The removal from office of a controversial historian known as a hard-liner in debates on Armenian allegations of "genocide" was not connected to recent efforts to normalize relations between Turkey and Armenia, Foreign Minister Ali Babacan has said.
Professor Yusuf Halaçoğlu, who had served as the president of the Turkish Historical Society (TTK) since 1993, was removed from office by a Cabinet decision that went into effect earlier this week. The Gazi University professor is a strong denier of Armenian 1915 allegations.
In conferences and panel discussions organized by the TTK, Halaçoğlu had asserted that claims of genocide were entirely false and that the TTK was in possession of thousands of pages of archived documents that could refute allegations that Armenians faced genocide in 1915.
"I believe it is completely wrong to think there is a link between Halaçoğlu and this situation," Babacan said at a press conference for Turkish journalists in New York on Thursday, referring to the recent thaw in ties between Turkey and Armenia. "We are trying to create an atmosphere of dialogue with Armenia and looking forward to the normalization of ties. There are many factors that affect decisions to appoint officials in institutions. Linking these two things together is wrong," he added.
Turkey recognized Armenia after it gained independence from the now-defunct Soviet Union in the early 1990s, but soon closed its border and severed diplomatic ties with the landlocked country in protest against the Armenian occupation of Nagorno-Karabakh in Azerbaijan. The two countries are also at odds over the Armenian claims and Armenia's refusal to formally recognize its border with Turkey. Ankara says normalization of relations with Armenia depends on achieving some resolution on all three issues.
The atmosphere thawed after the election of Serzh Sarksyan as president of Armenia. President Abdullah Gül sent a message to congratulate Sarksyan, who later responded by calling for dialogue with Turkey. He also invited Gül to a World Cup qualifying match between the soccer teams of the two countries in September. Turkish officials have yet to reply, saying the president is considering the invitation. Babacan confirmed last week that there had been talks between Turkish and Armenian diplomats in Switzerland, although Turkish officials stressed that this did not indicate a change in policy.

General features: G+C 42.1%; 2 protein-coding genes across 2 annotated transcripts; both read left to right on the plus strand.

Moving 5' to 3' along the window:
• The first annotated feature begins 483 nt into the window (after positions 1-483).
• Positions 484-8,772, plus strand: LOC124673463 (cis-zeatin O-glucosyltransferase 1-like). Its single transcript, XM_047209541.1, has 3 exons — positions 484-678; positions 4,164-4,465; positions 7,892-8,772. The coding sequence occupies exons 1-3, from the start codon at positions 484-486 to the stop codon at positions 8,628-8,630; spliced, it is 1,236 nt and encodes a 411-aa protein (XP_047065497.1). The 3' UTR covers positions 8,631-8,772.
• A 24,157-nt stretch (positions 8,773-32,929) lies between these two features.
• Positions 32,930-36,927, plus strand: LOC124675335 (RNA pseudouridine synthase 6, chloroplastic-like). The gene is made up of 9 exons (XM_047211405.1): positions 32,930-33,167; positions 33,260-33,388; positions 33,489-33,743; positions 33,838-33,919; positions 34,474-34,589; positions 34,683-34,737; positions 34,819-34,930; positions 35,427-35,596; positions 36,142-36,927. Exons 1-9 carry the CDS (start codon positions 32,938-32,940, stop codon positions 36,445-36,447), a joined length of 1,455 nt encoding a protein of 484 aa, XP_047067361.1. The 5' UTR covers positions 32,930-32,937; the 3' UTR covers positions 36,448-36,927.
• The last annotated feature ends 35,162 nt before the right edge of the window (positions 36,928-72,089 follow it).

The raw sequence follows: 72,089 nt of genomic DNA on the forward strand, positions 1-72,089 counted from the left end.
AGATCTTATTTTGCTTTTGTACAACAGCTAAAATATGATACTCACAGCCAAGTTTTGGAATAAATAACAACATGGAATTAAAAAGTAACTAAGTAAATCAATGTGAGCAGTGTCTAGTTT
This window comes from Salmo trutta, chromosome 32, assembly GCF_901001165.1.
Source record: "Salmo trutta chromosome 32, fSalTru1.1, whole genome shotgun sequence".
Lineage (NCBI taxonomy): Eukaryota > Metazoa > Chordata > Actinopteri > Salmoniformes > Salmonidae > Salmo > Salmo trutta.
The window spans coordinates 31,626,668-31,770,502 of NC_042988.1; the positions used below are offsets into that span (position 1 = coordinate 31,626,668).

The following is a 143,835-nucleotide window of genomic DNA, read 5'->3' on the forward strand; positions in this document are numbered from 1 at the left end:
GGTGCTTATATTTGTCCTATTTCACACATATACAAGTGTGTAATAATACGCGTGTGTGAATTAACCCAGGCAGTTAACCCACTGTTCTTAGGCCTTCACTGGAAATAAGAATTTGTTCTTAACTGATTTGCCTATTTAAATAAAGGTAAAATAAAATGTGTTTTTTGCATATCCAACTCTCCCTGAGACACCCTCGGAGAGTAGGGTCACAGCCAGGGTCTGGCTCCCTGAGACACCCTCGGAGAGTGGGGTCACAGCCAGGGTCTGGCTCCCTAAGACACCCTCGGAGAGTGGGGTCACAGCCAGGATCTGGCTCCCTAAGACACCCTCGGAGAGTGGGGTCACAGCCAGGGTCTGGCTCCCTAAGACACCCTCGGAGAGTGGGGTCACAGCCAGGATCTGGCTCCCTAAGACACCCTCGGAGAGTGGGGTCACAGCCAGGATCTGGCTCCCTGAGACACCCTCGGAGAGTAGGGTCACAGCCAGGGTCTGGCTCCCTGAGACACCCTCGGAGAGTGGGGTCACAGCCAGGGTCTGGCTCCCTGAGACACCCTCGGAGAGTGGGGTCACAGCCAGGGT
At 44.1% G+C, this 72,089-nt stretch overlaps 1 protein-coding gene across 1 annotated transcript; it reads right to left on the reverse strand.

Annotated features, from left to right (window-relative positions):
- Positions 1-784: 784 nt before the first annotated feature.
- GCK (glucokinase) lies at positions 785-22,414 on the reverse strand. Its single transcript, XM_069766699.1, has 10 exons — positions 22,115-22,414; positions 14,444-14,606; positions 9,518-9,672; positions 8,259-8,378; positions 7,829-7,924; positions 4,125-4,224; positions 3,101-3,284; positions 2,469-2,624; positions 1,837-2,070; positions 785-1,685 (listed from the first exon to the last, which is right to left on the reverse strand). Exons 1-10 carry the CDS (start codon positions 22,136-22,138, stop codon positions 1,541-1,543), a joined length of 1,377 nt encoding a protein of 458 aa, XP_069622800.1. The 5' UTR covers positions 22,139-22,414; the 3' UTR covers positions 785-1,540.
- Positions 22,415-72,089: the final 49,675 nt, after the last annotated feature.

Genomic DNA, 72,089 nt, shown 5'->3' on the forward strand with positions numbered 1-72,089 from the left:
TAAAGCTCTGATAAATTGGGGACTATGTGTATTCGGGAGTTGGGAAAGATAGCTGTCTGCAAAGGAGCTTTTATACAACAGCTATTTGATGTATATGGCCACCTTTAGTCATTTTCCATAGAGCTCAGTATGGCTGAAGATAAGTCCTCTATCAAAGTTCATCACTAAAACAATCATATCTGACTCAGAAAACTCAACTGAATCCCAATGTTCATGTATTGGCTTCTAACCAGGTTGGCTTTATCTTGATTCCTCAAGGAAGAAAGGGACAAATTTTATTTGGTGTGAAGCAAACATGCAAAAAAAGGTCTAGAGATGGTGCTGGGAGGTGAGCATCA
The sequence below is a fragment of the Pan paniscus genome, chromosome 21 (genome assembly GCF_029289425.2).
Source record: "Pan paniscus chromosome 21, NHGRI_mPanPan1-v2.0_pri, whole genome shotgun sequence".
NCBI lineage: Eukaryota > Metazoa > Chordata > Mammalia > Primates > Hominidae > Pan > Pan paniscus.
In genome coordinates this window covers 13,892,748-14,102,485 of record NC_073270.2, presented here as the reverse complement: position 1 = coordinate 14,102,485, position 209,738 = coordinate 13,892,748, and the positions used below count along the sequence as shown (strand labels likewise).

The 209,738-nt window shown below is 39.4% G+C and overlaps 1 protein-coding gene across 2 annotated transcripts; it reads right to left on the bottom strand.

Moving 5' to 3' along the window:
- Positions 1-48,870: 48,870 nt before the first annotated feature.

On Thursday Babacan said Turkey had made clear its intentions to "open a new door of dialogue with the new Armenian administration," adding: "Our objective is to have zero problems with our neighbors. I can't say we have zero problems with Armenia, but this is our target."
The foreign minister noted that Turkey has allowed flights between Turkish and Armenian cities and that tens of thousands of Armenians are working at jobs in Turkey, but added that Armenia should also reciprocate. "The other side should also act," he said, suggesting that Armenia should take steps to solve its problems with Azerbaijan. "We cannot ignore problems between Armenia and Azerbaijan," he stressed.
Turkey has proposed the establishment of a joint commission of historians to establish whether the events of the World War I era amounted to genocide as Armenians claim. But Yerevan has so far been cool to the offer. Babacan, who is in New York to drum up support for Turkey's bid for a two-year seat on the UN Security Council, said Armenia's representative at the UN was invited to a reception hosted by the Turkish UN representative earlier this week for representatives of all countries at the UN. "The Armenian envoy came because we invited him. Armenia is recognized by Turkey," Babacan added.
Last Mod: 26 Temmuz 2008, 07:45